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Why Diversify our Characters?


Diversity. What is it, anyway?

In this case, I mean specific categories: Race, sex and gender, orientations, ethnicity, national origins, religion, and so on. Diversity of ideas we won’t spend much time or energy on but that’s also a thing that exists.

The better we represent people in our writing, the more we can reflect and create a just and equal society.
~Jason Diaz

Why try to write it? Just because it’s Politically Correct (PC) or in demand – or for deeper reasons?

There’s respectful language and careless language. If one is motivated by fear of criticism, that’s a solid reason to add diversity. That’s how society changes: We criticize outmoded ways of doing things. Nothing wrong with responding to that.

I’d like to start with one primary reason to be as inclusive as you can.

Representation matters; The Doll Test

Mamie Phipps Clark and Kenneth Clark are famous for the Doll Test, which they wrote about in three papers between 1939 and 1940. The internet is replete with various versions of this test (for example The short version is this:

A 5-year-old black girl is shown two baby dolls. One has black skin, the other white skin. Mamie asks her a series of questions about the dolls. “Which one is pretty?” “Which one is good?” “Which one is ugly?” “Which one is bad?” and so on. The girl points to the white doll for pretty, good, and nice and to the black doll for the opposite answers. Then Mamie drops the bomb: “And which doll are you like?” At this point, the girl looks at the researcher with this hurt expression. Like, “You sonofa… you tricked me.” Because she knows which doll she is like.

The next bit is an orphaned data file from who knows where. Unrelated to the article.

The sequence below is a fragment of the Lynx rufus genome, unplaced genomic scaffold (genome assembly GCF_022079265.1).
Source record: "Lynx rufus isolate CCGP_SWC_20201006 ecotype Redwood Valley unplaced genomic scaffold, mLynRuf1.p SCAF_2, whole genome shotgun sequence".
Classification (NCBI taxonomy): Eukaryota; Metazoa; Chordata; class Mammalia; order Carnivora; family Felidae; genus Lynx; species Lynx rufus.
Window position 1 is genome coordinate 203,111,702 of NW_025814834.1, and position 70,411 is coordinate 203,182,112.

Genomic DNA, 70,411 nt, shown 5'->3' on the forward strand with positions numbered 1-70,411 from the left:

This is a segregation-era test, but it wasn’t set in a segregated state and the results persist across time and place. Segregation matters for this thing, but isn’t the only factor. One of the issues must be representation – otherwise, why would brown kids south of our border react in just the same way?

It isn’t just little girls of color. The suicide rate for people on the GLBTQIA+ spectrum always exceeds straight folks. People of disability constantly push back on well-meaning microaggressions. Jews, Sikhs and Muslims in America often experience literal danger, and black trans women, being at the pernicious apex of three disadvantaged groups, are some of the most murdered people in this country.

The better we represent people in our writing, the more we can reflect and create a just and equal society.

Five Diversity Errors

With that, let’s delve into five diversity errors, ranging from worst to best. To get into the plus side, ways of getting this right, come to PPWC and drop in on my talk on this subject.


People will pay to see films and read books/comics that portray them. Sometimes creative products get made that include or focus on minority or underrepresented groups just to pump sales.

The comic book character, Cyborg, was written and produced by white, able-bodied people. Black people had no say and the money they spent didn’t profit them or their communities. The titular character hates himself and his prosthetics—a very able-bodied view of what it might be like to rely on medical devices for empowerment.

Women in film and comics, and yes in literature, are often-usually included for sexual value. There’s a certain trope in horror, for example: A serial killer stalks around the nightclub scene and finds his perfect victim. She’s young and hot and we get to linger on descriptions of her sexuality. The killer gets her home, things get hot and heavy, and then she murders him. She’s not there to empower female readers; she’s there to profit white male writers.